OCCRP Condemns the Murder of Maltese Reporter Daphne Caruana Galizia
The Organized Crime and Corruption Reporting Project (OCCRP) strongly condemns the murder of Maltese investigative reporter and blogger Daphne Caruana Galizia.
Caruana Galizia was killed yesterday when her car exploded near her home in Malta. Malta Television reported that, two weeks ago, she had notified the police that she had received threats. No further information on those threats was reported, according to the BBC. The killing echoed the brutal murder of Ukrainian reporter Pavel Sheremet, also by car bomb, last year.
Caruana Galizia was a prominent investigative reporter who contributed to the Panama Papers investigation and was a staunch critic of corruption on the island nation. Her blog openly called out Maltese underworld figures and public officials alike for alleged crimes and misdeeds. POLITICO Europe dubbed her a “one-woman Wikileaks, crusading against a lack of transparency and corruption in Malta, an island nation famous for both.”
Her Panama Papers stories rocked the country, alleging the involvement of Prime Minister Joseph Muscat in a money laundering and kickbacks scheme as the country took up the presidency of the European Union this past January.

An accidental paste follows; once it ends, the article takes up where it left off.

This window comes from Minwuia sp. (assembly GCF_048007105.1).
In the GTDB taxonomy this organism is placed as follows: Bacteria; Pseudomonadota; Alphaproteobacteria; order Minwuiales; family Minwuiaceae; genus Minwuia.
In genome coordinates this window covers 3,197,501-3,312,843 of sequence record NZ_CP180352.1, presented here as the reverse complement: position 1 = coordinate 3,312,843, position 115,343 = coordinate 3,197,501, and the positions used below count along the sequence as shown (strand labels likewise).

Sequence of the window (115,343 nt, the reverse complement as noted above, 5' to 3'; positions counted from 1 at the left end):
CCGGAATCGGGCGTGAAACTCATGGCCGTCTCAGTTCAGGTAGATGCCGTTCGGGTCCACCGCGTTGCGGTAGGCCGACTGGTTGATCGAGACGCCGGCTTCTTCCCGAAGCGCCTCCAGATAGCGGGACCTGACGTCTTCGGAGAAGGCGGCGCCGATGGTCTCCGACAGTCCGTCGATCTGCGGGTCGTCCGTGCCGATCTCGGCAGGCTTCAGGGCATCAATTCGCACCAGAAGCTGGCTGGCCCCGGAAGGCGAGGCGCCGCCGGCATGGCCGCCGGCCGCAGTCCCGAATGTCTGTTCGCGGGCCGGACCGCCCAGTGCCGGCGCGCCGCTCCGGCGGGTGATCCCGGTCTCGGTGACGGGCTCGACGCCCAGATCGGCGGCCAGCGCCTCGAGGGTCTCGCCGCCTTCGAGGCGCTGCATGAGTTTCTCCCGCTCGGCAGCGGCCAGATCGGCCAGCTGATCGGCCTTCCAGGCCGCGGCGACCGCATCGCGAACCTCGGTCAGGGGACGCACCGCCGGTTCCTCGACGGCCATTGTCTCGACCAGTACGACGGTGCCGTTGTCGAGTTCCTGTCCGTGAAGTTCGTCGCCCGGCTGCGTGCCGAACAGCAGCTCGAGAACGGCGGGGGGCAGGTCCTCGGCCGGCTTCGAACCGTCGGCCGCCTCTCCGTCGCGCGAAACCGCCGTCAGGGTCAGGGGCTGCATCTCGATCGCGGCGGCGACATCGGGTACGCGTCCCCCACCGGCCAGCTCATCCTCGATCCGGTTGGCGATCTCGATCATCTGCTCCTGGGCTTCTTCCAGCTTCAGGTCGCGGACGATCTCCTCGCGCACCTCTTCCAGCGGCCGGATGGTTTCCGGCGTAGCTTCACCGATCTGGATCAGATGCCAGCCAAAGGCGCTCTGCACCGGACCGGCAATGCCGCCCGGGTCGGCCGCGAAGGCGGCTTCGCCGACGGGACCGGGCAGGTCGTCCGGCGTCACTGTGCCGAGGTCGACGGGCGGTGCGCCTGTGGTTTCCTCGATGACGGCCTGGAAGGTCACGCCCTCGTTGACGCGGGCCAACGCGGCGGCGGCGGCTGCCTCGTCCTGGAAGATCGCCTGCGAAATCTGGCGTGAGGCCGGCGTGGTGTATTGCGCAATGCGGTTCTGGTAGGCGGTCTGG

Journalists around the world, including those of the OCCRP network, as well as free press and anti-corruption organizations such as Transparency International and the Committee to Protect Journalists, have rallied in remembrance of Galizia, urging an investigation into her death and insisting that her work must continue.
“The nail that sticks up often gets pounded down. There needs to be more investigations and hundreds of more nails added to journalism in Malta,” said Drew Sullivan, OCCRP editor.
Her killers must be identified by local authorities and they must face justice. Though they have silenced Galizia, they will not succeed in silencing her friends and colleagues. The murder of a journalist will only bring more reporters and more scrutiny.
“The government of Malta as well as other governments have been aiding and abetting criminal groups. They have allowed criminals and corrupt politicians to set up corporate structures that they use in large scale thefts and money laundering,” said Paul Radu, executive director of OCCRP. “This murder is the outcome of the Maltese government's inaction and silent complicity. It is a private tragedy for one family, but it is also a public tragedy about how the people’s stolen wealth is routed through the heart of Europe. These crimes have victims and Daphne is one.”